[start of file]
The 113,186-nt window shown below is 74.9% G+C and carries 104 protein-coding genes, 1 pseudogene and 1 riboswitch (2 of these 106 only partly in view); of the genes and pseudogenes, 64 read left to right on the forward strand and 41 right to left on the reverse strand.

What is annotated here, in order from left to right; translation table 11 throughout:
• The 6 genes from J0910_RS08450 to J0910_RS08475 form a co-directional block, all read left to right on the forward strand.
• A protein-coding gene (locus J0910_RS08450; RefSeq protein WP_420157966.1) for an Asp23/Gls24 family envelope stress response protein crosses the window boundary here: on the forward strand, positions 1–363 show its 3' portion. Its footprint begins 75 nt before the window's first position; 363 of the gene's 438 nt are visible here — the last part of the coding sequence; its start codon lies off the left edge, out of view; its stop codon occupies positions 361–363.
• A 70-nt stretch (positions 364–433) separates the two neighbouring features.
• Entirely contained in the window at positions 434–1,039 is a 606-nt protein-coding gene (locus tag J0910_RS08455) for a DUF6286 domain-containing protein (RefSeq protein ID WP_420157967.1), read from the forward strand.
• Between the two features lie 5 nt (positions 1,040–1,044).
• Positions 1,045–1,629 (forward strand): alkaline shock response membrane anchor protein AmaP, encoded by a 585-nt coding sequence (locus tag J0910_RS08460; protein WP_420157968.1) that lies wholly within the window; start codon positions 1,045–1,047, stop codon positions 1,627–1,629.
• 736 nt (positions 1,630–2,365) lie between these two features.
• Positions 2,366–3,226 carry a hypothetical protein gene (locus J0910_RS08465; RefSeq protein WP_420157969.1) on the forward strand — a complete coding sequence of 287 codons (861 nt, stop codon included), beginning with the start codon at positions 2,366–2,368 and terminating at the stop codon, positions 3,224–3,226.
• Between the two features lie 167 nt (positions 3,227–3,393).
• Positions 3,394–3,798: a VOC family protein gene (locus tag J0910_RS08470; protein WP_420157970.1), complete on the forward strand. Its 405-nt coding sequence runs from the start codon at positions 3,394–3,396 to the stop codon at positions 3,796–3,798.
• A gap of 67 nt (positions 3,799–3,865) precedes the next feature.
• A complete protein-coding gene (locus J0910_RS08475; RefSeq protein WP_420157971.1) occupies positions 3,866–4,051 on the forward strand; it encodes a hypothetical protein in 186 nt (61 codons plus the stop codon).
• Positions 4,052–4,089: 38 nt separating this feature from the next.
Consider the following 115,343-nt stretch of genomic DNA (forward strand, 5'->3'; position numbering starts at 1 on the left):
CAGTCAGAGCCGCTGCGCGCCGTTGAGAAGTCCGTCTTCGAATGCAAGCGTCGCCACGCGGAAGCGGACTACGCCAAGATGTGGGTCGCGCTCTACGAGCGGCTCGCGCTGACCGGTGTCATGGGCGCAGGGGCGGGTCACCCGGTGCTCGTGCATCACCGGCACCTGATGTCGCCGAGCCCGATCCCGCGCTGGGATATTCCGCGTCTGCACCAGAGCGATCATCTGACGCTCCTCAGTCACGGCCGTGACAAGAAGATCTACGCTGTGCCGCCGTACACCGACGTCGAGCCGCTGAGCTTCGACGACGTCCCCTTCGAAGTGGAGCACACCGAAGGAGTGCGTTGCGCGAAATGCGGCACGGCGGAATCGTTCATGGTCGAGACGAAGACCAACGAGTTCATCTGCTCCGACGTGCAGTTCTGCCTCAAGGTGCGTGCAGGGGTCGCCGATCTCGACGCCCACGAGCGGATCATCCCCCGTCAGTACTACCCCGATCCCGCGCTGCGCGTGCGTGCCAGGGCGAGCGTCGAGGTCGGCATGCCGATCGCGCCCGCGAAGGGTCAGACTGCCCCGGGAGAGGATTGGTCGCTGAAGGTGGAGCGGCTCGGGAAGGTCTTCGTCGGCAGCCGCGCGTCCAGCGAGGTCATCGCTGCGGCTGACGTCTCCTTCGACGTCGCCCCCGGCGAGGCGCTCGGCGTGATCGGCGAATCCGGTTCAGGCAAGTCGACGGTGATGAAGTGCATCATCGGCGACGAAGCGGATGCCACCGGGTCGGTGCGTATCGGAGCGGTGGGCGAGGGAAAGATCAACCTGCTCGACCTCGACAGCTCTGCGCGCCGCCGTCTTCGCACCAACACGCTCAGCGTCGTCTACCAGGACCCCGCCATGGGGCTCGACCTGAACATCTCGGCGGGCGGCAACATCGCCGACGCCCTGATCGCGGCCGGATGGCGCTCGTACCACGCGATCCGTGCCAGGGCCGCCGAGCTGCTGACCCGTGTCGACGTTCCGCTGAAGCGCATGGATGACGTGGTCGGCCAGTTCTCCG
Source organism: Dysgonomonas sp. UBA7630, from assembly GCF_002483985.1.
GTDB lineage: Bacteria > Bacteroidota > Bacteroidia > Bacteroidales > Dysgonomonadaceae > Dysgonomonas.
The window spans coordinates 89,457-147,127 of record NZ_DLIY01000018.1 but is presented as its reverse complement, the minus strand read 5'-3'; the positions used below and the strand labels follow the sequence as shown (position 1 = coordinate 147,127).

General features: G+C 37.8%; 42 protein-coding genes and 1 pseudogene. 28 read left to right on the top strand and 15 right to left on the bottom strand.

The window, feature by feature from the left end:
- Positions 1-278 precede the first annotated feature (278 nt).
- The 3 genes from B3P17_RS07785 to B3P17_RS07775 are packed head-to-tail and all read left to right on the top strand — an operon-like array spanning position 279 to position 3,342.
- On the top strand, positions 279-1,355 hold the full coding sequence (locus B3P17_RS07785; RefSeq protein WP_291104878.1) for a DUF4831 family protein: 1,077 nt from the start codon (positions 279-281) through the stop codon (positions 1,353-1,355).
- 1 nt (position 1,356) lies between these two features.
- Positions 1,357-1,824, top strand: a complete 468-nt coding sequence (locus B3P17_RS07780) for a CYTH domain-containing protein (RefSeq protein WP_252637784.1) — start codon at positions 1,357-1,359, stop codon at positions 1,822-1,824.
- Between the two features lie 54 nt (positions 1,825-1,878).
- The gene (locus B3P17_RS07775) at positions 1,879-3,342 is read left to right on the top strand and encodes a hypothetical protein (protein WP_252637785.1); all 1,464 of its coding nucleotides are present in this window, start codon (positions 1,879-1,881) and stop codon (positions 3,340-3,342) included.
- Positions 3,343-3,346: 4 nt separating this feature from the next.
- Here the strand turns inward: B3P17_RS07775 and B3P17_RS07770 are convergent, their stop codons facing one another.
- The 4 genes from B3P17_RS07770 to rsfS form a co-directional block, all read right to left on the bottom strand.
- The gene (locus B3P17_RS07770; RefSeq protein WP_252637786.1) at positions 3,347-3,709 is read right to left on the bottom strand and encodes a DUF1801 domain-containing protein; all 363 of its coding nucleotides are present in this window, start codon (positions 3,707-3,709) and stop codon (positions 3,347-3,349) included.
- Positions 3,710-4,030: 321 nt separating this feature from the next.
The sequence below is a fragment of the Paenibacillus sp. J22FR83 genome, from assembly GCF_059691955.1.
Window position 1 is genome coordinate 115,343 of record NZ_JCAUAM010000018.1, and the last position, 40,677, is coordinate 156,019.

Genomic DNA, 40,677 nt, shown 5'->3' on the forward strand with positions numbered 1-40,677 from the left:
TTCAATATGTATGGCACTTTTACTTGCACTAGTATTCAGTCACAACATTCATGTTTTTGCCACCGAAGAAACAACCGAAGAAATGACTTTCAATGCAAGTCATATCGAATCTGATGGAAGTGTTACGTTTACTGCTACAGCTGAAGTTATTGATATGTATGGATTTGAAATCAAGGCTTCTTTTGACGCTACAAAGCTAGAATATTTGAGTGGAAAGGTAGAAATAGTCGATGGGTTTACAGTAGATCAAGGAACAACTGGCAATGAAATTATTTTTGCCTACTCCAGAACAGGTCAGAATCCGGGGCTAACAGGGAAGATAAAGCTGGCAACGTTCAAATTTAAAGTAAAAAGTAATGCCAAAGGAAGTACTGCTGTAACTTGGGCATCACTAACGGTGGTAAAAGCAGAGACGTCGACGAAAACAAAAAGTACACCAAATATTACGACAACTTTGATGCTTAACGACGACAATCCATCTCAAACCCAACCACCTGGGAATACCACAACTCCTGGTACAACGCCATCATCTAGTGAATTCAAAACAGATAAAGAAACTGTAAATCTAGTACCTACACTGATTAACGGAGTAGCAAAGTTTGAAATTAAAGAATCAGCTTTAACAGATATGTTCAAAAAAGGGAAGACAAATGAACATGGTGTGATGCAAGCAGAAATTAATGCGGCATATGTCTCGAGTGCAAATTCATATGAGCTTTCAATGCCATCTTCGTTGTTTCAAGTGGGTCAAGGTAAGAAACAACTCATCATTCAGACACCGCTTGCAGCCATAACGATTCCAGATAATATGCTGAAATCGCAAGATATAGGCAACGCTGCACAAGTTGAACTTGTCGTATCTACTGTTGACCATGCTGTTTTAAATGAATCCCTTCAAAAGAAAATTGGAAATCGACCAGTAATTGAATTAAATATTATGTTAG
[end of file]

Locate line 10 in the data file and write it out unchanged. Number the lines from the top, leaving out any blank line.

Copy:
• Positions 2,366–3,226 carry a hypothetical protein gene (locus J0910_RS08465; RefSeq protein WP_420157969.1) on the forward strand — a complete coding sequence of 287 codons (861 nt, stop codon included), beginning with the start codon at positions 2,366–2,368 and terminating at the stop codon, positions 3,224–3,226.